André Leon Talley

When the daily newsletter theSkimm asked André Leon Talley to tell their readers who is he is, he answered as with the following:

"I’m a larger-than-life fashion personage with a great deal of gravitas, having gone through five decades of fashion. . . . I’ve been at the forefront of great fashion moments in the 20th century and 21st century. So I’ve been through the chiffon trenches."

And while that is a lovely and vivid description it doesn't actually answer the question. The answer is that he is currently a contributing editor at Vogue after leaving his position as editor-at-large of the publication, a title he held from 1998 through 2013.

image via

Talley studied French as an undergrad at North Carolina Central University, going on to earn his Masters, and originally hoped to teach the language. After graduation however, he took at a job working for Andy Warhol's Interview magazine for $50 a week as well as volunteering for Diana Vreeland at the Metropolitan Museum of Art. In the late seventies Talley worked for both Women's Wear Daily and W magazine, continuing to expand his already impressive professional network.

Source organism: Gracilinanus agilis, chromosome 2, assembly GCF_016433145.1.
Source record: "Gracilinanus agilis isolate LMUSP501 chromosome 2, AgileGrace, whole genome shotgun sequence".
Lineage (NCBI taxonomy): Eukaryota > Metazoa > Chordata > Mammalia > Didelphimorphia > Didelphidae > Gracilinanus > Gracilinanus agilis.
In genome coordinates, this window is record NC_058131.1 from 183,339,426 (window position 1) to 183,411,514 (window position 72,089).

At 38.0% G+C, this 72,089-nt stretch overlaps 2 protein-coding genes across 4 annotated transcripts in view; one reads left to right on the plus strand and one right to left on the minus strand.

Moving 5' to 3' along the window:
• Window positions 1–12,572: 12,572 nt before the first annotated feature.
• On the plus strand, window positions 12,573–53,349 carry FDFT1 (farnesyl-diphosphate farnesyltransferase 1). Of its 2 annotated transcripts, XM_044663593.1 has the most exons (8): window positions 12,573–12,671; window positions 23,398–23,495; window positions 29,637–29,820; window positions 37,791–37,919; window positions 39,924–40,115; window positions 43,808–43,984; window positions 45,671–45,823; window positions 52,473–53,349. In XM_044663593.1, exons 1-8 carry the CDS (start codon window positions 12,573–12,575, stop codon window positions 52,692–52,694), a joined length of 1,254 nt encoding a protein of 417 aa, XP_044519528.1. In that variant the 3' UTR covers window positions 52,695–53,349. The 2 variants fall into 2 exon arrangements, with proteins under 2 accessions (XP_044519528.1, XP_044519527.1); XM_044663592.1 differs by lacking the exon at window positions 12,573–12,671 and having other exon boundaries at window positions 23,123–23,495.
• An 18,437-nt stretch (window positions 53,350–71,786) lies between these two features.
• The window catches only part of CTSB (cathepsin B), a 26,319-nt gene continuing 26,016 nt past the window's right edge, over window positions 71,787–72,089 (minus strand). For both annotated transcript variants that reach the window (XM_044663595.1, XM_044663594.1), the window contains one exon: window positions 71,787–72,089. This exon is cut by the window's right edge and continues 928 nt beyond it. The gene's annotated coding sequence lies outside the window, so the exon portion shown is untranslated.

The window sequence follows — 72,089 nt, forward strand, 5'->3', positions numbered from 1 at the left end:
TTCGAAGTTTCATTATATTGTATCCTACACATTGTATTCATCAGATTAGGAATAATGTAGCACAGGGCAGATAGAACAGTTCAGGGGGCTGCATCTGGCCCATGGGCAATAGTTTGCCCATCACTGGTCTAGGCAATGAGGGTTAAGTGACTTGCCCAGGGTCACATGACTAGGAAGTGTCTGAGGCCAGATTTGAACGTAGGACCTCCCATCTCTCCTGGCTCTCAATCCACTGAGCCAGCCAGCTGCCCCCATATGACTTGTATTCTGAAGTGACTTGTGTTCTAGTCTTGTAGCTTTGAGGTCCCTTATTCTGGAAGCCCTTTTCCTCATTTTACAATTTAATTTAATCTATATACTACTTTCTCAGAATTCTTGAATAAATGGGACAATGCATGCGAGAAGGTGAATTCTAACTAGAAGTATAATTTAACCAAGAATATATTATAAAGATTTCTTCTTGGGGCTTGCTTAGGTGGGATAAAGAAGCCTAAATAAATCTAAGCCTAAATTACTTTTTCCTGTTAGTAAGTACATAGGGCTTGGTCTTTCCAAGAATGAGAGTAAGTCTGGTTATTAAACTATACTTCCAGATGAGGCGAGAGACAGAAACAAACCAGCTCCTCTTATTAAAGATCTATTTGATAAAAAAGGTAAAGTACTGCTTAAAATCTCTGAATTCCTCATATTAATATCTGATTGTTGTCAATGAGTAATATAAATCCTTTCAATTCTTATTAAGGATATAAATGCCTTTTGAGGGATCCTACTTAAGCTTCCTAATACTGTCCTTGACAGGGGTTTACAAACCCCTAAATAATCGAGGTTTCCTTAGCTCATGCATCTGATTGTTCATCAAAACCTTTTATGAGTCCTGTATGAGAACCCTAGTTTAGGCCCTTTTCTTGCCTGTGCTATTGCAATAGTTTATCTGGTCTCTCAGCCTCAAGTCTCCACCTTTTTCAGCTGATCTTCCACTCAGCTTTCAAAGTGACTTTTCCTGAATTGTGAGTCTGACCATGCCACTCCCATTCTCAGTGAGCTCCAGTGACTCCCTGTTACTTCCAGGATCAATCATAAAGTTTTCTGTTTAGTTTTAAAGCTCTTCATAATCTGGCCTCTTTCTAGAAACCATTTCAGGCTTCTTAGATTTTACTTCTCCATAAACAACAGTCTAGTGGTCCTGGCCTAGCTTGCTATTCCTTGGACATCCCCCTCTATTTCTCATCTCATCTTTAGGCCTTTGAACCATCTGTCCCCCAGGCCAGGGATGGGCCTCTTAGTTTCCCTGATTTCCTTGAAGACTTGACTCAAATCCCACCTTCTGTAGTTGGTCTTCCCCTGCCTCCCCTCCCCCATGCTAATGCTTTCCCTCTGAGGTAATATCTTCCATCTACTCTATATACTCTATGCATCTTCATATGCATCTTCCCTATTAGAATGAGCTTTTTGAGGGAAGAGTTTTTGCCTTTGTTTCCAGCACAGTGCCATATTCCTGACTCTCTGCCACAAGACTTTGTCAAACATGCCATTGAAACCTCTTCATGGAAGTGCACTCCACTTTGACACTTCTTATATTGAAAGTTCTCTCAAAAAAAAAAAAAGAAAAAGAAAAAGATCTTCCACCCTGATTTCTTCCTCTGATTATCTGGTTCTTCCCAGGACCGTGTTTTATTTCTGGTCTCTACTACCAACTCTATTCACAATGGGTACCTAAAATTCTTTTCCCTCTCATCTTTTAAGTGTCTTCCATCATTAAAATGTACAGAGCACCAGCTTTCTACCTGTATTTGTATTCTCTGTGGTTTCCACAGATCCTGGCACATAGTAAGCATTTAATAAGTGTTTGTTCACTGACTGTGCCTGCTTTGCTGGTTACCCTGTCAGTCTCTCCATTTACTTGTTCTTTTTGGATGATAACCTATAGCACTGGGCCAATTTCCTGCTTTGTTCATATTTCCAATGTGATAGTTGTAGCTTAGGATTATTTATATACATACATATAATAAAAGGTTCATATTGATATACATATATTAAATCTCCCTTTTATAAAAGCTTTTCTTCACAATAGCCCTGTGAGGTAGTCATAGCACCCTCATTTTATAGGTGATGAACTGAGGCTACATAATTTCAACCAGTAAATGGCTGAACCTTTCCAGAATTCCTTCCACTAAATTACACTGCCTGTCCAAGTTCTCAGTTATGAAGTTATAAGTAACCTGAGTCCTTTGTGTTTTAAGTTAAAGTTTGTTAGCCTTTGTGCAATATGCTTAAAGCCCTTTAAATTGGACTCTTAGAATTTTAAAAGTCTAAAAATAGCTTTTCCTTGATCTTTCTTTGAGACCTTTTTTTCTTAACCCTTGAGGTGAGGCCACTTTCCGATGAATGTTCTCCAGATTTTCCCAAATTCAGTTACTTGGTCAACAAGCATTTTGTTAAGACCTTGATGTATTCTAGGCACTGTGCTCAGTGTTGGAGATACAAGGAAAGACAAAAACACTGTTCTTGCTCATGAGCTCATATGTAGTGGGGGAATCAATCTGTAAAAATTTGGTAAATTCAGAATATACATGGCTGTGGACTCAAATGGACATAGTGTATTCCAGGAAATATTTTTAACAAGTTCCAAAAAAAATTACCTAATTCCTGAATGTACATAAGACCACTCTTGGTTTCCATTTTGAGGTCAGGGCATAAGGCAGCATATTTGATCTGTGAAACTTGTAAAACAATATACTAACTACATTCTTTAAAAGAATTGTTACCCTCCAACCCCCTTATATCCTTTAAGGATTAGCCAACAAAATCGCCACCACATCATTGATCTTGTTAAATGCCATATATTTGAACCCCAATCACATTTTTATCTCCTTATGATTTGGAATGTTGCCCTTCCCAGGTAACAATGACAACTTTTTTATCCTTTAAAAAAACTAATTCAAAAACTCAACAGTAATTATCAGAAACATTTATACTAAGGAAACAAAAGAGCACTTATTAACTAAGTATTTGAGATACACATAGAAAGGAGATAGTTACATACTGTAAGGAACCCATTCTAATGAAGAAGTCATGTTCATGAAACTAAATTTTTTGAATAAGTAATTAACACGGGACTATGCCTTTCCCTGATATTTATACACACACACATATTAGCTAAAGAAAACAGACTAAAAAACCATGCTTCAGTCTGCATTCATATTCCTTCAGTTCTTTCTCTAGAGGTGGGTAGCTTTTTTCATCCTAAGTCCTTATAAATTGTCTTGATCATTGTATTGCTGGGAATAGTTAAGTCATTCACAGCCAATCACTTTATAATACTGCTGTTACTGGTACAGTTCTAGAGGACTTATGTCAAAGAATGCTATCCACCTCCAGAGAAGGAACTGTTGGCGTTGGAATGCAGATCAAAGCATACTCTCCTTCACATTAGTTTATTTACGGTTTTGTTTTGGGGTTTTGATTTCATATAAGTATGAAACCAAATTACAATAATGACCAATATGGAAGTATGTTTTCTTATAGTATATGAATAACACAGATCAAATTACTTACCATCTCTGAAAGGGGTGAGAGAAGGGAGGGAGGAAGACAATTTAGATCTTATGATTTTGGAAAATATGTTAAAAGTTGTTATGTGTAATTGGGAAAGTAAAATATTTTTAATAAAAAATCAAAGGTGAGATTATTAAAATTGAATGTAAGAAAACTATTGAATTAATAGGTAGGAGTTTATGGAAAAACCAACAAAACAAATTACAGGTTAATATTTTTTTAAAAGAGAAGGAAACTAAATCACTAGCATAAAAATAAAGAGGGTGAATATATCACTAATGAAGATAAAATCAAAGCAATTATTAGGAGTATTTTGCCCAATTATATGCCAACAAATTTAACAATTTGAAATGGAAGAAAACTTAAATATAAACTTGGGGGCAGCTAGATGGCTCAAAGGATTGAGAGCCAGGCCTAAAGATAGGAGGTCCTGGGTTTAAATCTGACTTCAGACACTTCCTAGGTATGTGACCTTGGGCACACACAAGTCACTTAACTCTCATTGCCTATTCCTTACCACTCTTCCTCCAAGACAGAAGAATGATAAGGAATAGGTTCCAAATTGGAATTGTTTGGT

In 1983 he landed the job of Fashion News Director at Vogue, eventually working his way to Creative Director (alongside Grace Coddington) before leaving to work for W in Paris. As a creative director, Talley helped to style and direct the fashion editorial shoots appearing in Vogue. Similarly to Coddginton, Talley became somewhat of an accidental celebrity after appearing in the documentary The September Issue. His celebrity grew after he joined the judging panel of America's Next Top Model from cycle 14 through 17. He is perhaps most recognizable because of his penchant for dramatic fashion, particularly over-sized caftans.

Talley has long been a champion for African American designers and has consistently pushed for more diversity in fashion magazines, both in terms of models and designers.

Fast Facts:
- He was raised in Washington D.C. by his grandmother, Bennie
- Talley has a Masters in French Studies from Brown University which he attended on scholarship
- Out magazine ranked him 45th in their 2007 list of '50 Most Powerful Gay Men and Women in America'
- He appeared in the Sex and the City movie and in an episode of Empire